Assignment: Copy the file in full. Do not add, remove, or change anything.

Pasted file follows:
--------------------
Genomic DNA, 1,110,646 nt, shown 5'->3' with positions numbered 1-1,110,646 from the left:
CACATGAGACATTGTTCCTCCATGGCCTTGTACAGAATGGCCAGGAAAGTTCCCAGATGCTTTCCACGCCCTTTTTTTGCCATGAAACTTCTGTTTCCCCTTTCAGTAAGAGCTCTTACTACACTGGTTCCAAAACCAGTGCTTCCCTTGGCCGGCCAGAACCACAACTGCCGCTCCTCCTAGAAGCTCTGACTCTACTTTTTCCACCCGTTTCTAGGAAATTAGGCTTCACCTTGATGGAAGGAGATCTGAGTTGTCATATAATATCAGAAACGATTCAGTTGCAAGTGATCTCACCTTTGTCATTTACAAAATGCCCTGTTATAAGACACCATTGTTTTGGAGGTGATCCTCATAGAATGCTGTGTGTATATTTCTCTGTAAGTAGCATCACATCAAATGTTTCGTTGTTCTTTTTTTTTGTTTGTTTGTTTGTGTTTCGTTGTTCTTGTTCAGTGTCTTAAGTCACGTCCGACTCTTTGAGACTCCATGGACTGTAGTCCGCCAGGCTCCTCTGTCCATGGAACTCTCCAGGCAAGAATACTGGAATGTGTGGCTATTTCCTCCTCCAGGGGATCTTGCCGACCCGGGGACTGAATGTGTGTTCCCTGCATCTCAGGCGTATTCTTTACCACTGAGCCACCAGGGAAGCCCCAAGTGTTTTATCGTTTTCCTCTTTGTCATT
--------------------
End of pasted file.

Genomic DNA, 1,110,646 nt, shown 5'->3' with positions numbered 1-1,110,646 from the left:
CACATGAGACATTGTTCCTCCATGGCCTTGTACAGAATGGCCAGGAAAGTTCCCAGATGCTTTCCACGCCCTTTTTTTGCCATGAAACTTCTGTTTCCCCTTTCAGTAAGAGCTCTTACTACACTGGTTCCAAAACCAGTGCTTCCCTTGGCCGGCCAGAACCACAACTGCCGCTCCTCCTAGAAGCTCTGACTCTACTTTTTCCACCCGTTTCTAGGAAATTAGGCTTCACCTTGATGGAAGGAGATCTGAGTTGTCATATAATATCAGAAACGATTCAGTTGCAAGTGATCTCACCTTTGTCATTTACAAAATGCCCTGTTATAAGACACCATTGTTTTGGAGGTGATCCTCATAGAATGCTGTGTGTATATTTCTCTGTAAGTAGCATCACATCAAATGTTTCGTTGTTCTTTTTTTTTGTTTGTTTGTTTGTGTTTCGTTGTTCTTGTTCAGTGTCTTAAGTCACGTCCGACTCTTTGAGACTCCATGGACTGTAGTCCGCCAGGCTCCTCTGTCCATGGAACTCTCCAGGCAAGAATACTGGAATGTGTGGCTATTTCCTCCTCCAGGGGATCTTGCCGACCCGGGGACTGAATGTGTGTTCCCTGCATCTCAGGCGTATTCTTTACCACTGAGCCACCAGGGAAGCCCCAAGTGTTTTATCGTTTTCCTCTTTGTCATT